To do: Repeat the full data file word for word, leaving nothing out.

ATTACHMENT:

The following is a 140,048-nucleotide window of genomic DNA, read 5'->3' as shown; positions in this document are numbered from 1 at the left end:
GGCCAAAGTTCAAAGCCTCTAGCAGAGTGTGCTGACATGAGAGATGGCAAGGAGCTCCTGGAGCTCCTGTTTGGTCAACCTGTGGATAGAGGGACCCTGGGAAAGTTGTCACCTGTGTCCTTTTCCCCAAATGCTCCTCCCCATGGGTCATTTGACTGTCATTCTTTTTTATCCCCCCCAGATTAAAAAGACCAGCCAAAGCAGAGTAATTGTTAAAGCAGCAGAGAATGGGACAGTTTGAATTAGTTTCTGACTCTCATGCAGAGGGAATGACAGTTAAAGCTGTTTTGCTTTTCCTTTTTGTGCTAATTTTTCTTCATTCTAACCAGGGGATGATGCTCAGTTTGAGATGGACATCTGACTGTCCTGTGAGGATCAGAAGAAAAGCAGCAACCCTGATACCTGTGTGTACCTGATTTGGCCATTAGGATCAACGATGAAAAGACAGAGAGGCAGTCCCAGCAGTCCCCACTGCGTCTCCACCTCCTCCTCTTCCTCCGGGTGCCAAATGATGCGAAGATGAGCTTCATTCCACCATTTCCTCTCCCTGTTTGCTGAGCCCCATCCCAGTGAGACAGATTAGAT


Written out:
The following is a 140,048-nucleotide window of genomic DNA, read 5'->3' as shown; positions in this document are numbered from 1 at the left end:
GGCCAAAGTTCAAAGCCTCTAGCAGAGTGTGCTGACATGAGAGATGGCAAGGAGCTCCTGGAGCTCCTGTTTGGTCAACCTGTGGATAGAGGGACCCTGGGAAAGTTGTCACCTGTGTCCTTTTCCCCAAATGCTCCTCCCCATGGGTCATTTGACTGTCATTCTTTTTTATCCCCCCCAGATTAAAAAGACCAGCCAAAGCAGAGTAATTGTTAAAGCAGCAGAGAATGGGACAGTTTGAATTAGTTTCTGACTCTCATGCAGAGGGAATGACAGTTAAAGCTGTTTTGCTTTTCCTTTTTGTGCTAATTTTTCTTCATTCTAACCAGGGGATGATGCTCAGTTTGAGATGGACATCTGACTGTCCTGTGAGGATCAGAAGAAAAGCAGCAACCCTGATACCTGTGTGTACCTGATTTGGCCATTAGGATCAACGATGAAAAGACAGAGAGGCAGTCCCAGCAGTCCCCACTGCGTCTCCACCTCCTCCTCTTCCTCCGGGTGCCAAATGATGCGAAGATGAGCTTCATTCCACCATTTCCTCTCCCTGTTTGCTGAGCCCCATCCCAGTGAGACAGATTAGAT